Her eccentricities would bloom fullest in front of make-up mirrors, where Gloria stuffed cotton balls under her upper lip because she didn’t think it was full enough. That sort of thing is common today when actresses routinely emerge from collagen treatments looking like The Incredible Mr. Limpet, but in 1953, everyone thought Grahame was nuts. Things got out of control when she showed up for The Cobweb with stitches around her mouth and a face beyond redemptive powers of airbrush and gauze. Suddenly, that Henry Jarrod make-up she’d worn following her coffee facial in The Big Heat didn’t look half-bad. Whispers around town spoke of a marital crack-up too hot for even Confidential magazine tongs to handle. Seems Nick Ray’s thirteen-year old son (by a previous marriage) showed up one afternoon after hitchhiking from military school and was promptly seduced by the subsequent Mrs. Ray. Nick caught the two dead to rights when he came home unexpectedly, giving both a heave-ho. He later got the kid to spill everything on tape so as to scotch any notions Gloria-play for alimony. It was well-guarded secret at the time, and only decades later would interviews reveal the truth. As for Ray's offspring, he’d attain sufficient majority by 1961 to become the husband of Gloria Grahame and father of two children with her. Hollywood stories don’t get much wilder than this.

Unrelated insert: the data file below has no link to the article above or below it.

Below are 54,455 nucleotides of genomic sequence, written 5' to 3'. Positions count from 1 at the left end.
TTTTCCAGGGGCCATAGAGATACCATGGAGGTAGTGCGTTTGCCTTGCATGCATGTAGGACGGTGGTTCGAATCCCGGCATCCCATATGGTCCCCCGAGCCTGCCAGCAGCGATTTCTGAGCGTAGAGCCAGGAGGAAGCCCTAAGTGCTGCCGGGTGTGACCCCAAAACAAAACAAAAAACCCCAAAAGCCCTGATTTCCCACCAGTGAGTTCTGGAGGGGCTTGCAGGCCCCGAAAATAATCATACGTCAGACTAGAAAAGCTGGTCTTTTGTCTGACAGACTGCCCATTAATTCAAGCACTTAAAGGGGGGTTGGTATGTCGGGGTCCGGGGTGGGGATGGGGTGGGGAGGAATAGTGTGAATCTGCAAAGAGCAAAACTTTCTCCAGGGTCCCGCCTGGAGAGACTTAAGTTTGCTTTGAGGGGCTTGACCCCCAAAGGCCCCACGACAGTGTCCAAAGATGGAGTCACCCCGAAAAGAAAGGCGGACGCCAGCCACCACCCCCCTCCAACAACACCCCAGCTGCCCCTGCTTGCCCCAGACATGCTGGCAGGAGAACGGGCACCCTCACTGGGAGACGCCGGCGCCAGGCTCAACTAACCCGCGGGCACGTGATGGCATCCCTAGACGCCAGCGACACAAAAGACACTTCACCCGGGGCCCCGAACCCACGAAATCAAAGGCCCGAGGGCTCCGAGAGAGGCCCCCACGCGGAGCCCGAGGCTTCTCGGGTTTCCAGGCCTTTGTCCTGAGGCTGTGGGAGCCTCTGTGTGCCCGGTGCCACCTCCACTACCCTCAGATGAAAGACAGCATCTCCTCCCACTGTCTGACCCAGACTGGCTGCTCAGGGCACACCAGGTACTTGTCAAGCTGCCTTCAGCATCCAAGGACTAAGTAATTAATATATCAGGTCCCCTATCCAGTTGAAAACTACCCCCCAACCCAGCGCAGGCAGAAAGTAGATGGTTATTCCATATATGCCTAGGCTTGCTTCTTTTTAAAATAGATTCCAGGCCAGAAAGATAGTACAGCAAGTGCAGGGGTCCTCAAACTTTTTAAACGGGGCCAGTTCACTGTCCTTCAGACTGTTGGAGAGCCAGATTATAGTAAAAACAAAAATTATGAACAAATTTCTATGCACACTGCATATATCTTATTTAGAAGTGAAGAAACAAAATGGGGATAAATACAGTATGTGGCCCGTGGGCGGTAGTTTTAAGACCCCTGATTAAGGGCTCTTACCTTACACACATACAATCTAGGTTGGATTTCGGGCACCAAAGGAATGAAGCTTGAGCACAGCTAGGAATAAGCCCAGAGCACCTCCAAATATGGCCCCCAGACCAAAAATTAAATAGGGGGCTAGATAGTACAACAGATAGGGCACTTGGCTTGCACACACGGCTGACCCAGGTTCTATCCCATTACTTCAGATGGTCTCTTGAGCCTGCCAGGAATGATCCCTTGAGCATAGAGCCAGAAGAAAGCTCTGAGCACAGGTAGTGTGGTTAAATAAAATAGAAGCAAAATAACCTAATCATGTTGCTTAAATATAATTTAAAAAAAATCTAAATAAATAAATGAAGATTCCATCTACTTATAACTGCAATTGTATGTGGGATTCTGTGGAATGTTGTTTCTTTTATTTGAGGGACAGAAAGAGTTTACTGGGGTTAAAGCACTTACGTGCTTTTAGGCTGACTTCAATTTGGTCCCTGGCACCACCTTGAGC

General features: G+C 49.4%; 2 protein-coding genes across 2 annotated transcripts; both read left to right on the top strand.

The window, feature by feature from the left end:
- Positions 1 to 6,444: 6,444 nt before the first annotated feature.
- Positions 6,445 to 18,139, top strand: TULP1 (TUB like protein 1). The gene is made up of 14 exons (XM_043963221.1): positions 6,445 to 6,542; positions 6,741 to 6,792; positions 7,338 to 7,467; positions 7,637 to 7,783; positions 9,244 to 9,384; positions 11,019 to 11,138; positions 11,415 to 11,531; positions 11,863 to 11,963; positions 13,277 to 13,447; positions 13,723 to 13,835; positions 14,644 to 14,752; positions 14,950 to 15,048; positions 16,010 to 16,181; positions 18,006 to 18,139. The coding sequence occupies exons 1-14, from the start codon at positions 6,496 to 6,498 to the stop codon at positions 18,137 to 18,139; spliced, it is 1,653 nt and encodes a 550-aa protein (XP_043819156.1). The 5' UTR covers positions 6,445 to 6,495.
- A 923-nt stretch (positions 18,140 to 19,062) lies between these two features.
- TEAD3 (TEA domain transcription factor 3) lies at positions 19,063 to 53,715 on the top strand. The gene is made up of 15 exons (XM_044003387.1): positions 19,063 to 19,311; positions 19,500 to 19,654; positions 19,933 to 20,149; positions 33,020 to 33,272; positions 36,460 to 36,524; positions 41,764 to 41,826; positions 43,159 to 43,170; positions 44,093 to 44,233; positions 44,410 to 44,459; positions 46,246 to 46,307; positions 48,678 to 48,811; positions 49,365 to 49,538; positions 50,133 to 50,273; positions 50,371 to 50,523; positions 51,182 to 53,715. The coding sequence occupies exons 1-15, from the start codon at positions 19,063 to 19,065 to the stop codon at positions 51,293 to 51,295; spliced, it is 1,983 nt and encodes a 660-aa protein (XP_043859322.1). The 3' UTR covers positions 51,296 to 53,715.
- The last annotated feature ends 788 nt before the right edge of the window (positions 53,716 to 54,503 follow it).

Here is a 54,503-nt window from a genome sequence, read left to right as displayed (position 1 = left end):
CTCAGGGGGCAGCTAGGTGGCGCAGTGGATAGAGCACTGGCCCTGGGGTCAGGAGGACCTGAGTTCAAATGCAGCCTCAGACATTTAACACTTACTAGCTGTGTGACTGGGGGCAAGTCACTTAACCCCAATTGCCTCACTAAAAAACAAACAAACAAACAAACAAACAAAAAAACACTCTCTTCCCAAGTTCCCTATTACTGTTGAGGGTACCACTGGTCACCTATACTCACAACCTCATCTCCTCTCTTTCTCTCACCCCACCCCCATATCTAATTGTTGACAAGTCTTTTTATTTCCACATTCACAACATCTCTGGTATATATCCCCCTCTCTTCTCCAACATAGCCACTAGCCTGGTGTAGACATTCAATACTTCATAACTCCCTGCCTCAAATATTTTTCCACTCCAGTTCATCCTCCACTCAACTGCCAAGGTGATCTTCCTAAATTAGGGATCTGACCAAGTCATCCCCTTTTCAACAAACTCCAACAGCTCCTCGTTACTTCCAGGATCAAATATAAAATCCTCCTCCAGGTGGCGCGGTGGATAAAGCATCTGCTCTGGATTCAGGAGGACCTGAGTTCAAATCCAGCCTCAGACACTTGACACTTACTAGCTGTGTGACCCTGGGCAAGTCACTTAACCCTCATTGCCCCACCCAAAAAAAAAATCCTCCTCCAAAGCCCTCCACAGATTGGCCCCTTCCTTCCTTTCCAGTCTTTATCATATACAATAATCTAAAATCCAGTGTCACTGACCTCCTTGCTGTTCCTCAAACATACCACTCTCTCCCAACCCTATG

Gloria couldn’t sing a lick, though she'd often pose on a bandstand. Here she’s belting out with help of a voice double in Song Of The Thin Man. The voice used in Oklahoma was her own, but songs had to be assembled from fragmentary recordings, seemingly one note at a time, before a decent track could be laid down. Television was a familiar grind for actresses no longer in feature demand, and Grahame did a lot of that. One vid job was an Outer Limits, which I dug out on DVD. That was always a show I struggled with on ABC in the sixties --- never was reception adequate --- said bleak association continuing to this day. Again, I slept through much of it, but woke briefly to note a young actor named Geoffrey Horne conversing with something that looked like The Blob, only this blob had a grotesque mouth (again the mouth!) and cultured diction besides. The whole thing left me in despair for The Outer Limits' future as a cult talisman, as this made Roger Corman’s early stuff at AIP look like The Magnificent Ambersons by comparison. Gloria Grahame’s part was minimal. You know groceries must have run low for her to have done it. Those years before her death in 1981 at 57 were largely spent on unworthy projects, though there were bright spots on stage and a few interesting made-for-TV movies. Gloria's mother observed toward the end that her daughter should have better applied efforts to acting. Maybe so, but she was great on occasions when opportunity and circumstance put her in right parts, and any resume that includes In A Lonely Place, The Bad and The Beautiful, and The Big Heat need not go begging.